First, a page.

# Using the Hardhat console

Hardhat comes built-in with an interactive JavaScript console. You can use it by running npx hardhat console:

$ npx hardhat console
All contracts have already been compiled, skipping compilation.

The compile task will be called before opening the console prompt, but you can skip this with the --no-compile parameter.

The execution environment for the console is the same as for tasks. This means the configuration has been processed, and the Hardhat Runtime Environment initialized and injected into the global scope. For example, that you'll have access in the global scope to the config object:

> config
{ defaultNetwork: 'hardhat',
   { version: '0.5.8', optimizer: { enabled: false, runs: 200 } },

And the initialized ethers object if you're using the hardhat-ethers plugin:

> ethers
{ provider:
   EthersProviderWrapper {

  getContract: [AsyncFunction: getContract],
  signers: [AsyncFunction: signers] }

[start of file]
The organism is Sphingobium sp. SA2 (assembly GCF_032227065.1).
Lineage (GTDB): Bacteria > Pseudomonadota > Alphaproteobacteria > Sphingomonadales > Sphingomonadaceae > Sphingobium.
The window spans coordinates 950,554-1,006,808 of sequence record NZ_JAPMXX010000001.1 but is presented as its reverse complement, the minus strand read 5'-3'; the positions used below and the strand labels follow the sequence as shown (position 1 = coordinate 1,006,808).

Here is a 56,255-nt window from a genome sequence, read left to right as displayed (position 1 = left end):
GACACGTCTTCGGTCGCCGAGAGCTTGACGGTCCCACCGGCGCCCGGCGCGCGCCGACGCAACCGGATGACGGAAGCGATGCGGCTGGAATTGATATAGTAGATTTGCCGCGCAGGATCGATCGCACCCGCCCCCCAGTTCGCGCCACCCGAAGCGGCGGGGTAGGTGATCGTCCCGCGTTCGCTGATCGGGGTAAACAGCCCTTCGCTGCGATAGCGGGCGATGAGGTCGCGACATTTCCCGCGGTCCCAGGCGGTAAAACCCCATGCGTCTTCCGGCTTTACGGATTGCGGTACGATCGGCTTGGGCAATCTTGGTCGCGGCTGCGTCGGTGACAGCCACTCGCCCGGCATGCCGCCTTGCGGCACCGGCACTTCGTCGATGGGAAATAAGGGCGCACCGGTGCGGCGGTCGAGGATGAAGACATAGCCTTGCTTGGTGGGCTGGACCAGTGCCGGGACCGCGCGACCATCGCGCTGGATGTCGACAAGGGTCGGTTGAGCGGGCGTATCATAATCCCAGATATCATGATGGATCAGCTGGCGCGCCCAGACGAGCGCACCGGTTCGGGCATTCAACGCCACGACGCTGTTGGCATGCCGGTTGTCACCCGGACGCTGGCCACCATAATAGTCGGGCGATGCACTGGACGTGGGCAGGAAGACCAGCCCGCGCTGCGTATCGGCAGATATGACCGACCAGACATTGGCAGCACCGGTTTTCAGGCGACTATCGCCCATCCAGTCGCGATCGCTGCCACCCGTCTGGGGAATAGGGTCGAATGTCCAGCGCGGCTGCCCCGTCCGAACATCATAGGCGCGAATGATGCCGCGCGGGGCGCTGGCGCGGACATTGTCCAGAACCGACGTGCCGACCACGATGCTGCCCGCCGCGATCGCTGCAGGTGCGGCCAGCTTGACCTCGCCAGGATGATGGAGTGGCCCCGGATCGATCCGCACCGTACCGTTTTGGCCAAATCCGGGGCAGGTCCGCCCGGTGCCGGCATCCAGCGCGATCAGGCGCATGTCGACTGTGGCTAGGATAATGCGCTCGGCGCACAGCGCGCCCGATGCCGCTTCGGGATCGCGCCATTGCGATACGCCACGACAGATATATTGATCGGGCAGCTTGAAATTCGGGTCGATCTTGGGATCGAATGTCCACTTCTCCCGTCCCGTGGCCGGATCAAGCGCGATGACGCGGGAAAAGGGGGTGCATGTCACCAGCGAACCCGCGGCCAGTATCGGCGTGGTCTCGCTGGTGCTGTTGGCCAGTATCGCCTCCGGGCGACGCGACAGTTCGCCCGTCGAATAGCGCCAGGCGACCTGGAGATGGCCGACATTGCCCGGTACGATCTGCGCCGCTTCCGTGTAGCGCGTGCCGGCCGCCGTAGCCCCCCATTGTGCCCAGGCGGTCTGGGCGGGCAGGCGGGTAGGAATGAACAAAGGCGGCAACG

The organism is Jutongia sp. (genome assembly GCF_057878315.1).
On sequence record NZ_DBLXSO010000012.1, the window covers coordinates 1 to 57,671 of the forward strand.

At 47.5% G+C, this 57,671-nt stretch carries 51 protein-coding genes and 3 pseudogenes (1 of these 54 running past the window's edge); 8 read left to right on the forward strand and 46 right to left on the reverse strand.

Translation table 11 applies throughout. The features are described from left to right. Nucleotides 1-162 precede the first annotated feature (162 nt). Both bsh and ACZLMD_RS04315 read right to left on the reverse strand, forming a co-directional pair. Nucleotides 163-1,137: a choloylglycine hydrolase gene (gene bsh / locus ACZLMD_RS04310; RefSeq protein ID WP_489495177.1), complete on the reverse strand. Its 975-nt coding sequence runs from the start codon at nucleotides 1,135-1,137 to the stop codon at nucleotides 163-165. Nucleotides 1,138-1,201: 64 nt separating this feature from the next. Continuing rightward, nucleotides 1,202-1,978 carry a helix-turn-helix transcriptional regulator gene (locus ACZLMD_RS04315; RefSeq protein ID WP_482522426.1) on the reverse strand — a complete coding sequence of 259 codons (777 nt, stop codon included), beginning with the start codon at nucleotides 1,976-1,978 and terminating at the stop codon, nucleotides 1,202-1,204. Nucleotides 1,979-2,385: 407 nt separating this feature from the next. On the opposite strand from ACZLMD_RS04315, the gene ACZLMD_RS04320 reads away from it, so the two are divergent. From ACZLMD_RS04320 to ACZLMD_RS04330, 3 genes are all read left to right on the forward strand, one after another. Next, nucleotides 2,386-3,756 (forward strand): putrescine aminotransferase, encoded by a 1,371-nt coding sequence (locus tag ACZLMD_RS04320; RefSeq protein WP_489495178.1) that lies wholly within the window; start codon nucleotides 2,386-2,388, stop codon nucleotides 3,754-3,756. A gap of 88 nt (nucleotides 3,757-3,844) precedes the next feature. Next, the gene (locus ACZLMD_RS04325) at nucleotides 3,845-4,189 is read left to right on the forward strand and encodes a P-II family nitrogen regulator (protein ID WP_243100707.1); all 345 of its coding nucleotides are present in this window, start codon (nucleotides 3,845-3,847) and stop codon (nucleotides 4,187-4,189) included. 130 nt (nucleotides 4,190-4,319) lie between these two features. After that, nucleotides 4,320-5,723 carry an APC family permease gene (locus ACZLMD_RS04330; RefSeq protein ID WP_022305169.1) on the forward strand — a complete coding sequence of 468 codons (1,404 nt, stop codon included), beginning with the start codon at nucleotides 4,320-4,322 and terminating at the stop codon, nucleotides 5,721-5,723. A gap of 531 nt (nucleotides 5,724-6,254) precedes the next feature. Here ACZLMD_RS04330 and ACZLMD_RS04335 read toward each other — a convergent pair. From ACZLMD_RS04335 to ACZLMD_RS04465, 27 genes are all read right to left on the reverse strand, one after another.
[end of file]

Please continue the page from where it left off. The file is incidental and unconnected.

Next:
And the artifacts object if you're using the hardhat-truffle5 plugin, and so on.

Anything that has been injected into the Hardhat Runtime Environment will be magically available in the global scope, or if you're the more explicit kind of developer, you can also require the HRE explicitly and get autocomplete:

TODO-HH: re-run this

> const hardhat = require("hardhat")
> hardhat.
hardhat.__defineGetter__      hardhat.__defineSetter__      hardhat.__lookupGetter__      hardhat.__lookupSetter__      hardhat.__proto__
hardhat.hasOwnProperty        hardhat.isPrototypeOf         hardhat.propertyIsEnumerable  hardhat.toLocaleString        hardhat.toString

hardhat._runTaskDefinition    hardhat.constructor           hardhat.injectToGlobal

hardhat._extenders            hardhat.hardhatArguments      hardhat.config                hardhat.ethereum              hardhat.ethers
hardhat.network               hardhat.run                   hardhat.tasks


You will also notice that the console has the handy history feature you expect out of most interactive terminals, including across different sessions. Try it by pressing the up arrow key.

# Asynchronous operations and top-level await

Interacting with the Ethereum network and your smart contracts are asynchronous operations, hence most APIs and libraries use JavaScript's Promise for returning values.

To make things easier, Hardhat's console supports await top-level await (i.e. console.log(await web3.eth.getBalance()). To use this feature, you need to be using Node 10 or higher.

For any help or feedback you may have, you can find us in the Hardhat Support Discord server(opens new window) .

Last Updated: 10/22/2020, 3:47:46 PM